1987-98 Visiting lecturer at Farnham School of Art
1993 International Potters Festival, Aberystwyth, Ceredigion
1997 Summer School, La Meridiana, Certaldo, Firenze, Italy
1998 Lecture tour and teaching, Israel, British Council
2003 - 2004 Visiting Lecturer Hastings College, St. Leonards-on-Sea, East Sussex
2009 Publication of Gabriele Koch Handbuilding and smoke firing by
Tony Birks, introduced by Sir David Attenborough
2011 Inaugural Rothschild Memorial Lecture: Gabriele Koch
Shipley Art Gallery, Gateshead, UK
2020 Research project with La Wayaka, Atacama Desert, Chile



Museum of Art and Design, New York, USA
Philadelphia Museum of Art, USA
Arizona State University Art Museum, Tempe, USA
Mint Museum of Craft and Design, Charlotte, NC, USA
Gardiner Museum, Toronto, Canada
Victoria & Albert Museum, London
Ashmolean Museum, Oxford
Fitzwilliam Museum, Cambridge
Sainsbury Collection - University of East Anglia, Norwich
Henry Rothschild Collection, York Art Gallery, York
Museum Bellerive, Zurich, Switzerland
Museum fuer Kunsthandwerk, Frankfurt am Main, Germany
Grassi Museum, Leipzig, Germany
Leeds City Art Gallery and Museum, Leeds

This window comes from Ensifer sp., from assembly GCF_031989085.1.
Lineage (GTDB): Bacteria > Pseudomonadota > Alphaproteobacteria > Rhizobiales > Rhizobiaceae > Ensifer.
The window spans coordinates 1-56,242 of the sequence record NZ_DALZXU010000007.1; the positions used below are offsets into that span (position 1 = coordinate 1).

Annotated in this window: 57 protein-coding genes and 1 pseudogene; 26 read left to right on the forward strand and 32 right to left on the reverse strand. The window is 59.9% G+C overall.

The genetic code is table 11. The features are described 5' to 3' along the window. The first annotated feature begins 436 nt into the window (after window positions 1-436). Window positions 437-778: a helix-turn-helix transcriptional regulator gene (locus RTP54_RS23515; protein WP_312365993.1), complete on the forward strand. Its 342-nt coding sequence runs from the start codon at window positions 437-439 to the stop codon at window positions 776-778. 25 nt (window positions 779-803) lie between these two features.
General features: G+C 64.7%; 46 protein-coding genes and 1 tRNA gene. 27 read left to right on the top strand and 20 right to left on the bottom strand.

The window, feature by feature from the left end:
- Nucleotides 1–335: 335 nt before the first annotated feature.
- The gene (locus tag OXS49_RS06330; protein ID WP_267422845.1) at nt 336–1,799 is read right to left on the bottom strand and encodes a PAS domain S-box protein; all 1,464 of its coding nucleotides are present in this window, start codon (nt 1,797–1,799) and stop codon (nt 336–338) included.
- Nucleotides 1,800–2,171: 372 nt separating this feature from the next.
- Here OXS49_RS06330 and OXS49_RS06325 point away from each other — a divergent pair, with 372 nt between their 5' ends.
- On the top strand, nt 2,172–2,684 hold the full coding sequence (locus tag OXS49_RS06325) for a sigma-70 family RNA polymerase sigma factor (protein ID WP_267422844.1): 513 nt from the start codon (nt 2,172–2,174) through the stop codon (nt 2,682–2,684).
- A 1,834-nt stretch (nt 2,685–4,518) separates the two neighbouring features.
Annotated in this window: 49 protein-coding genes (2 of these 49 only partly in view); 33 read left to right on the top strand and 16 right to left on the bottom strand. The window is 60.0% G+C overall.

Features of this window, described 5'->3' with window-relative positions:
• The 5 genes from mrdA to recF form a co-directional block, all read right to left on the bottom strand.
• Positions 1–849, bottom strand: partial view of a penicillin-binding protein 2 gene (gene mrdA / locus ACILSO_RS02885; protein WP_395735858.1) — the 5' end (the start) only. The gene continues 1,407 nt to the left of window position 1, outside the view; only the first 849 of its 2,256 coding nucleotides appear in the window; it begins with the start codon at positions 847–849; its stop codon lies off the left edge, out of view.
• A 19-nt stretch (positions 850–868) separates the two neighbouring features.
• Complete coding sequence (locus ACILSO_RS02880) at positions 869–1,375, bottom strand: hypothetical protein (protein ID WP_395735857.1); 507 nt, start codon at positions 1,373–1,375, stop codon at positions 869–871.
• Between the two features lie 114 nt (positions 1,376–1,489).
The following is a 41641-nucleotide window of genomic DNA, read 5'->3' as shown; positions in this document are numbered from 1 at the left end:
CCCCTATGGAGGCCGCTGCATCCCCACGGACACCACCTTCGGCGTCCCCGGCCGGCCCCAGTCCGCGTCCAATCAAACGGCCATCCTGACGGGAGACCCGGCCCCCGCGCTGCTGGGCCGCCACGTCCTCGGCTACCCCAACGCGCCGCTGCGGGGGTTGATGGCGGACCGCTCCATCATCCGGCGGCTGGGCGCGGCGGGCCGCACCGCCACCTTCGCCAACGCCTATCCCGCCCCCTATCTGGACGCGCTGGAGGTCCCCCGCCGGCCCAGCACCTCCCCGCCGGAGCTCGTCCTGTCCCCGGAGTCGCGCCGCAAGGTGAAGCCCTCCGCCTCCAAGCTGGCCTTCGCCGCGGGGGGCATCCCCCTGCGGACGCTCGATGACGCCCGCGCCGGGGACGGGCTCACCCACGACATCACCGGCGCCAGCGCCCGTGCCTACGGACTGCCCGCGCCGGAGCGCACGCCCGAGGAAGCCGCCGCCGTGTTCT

Shipley Art Gallery, Henry Rothschild Collection, Gateshead
Badisches Landesmuseum, Karlsruhe, Germany
Museum am Burghof, Loerrach, Germany
Sigrid Barrett Sammlung, Stadtmuseum Landshut, Germany
City Museum and Art Gallery, Stoke-on-Trent
The British Academy, London
Volkshochschule Loerrach, Germany
Le Conseil General de l'Aube, France
Augustinermuseum, Freiburg, Germany
Aberystwyth Arts Centre, Aberystwyth, Wales
European Investment Bank, Luxembourg
Towneley Hall Art Gallery, Burnley
Leeds Schools Loans Service, Leeds
Walker Art Gallery, Liverpool Museums
Wakefield Art Gallery, Wakefield
Contemporary Art Society, London
Birmingham Museum and Art Gallery, The Keatley Trust, Birmingham
Lotte Reimers- Stiftung, Deidesheim, Germany
Sammlung Rudolf Strasser, Museen der Stadt Landshut, Germany
Buckinghamshire County Museum, Aylesbury
Aberdeen Art Gallery, Aberdeen, Scotland
Cleveland Studio Pottery Collection, Middlesbrough
Bradford City Art Gallery, Bradford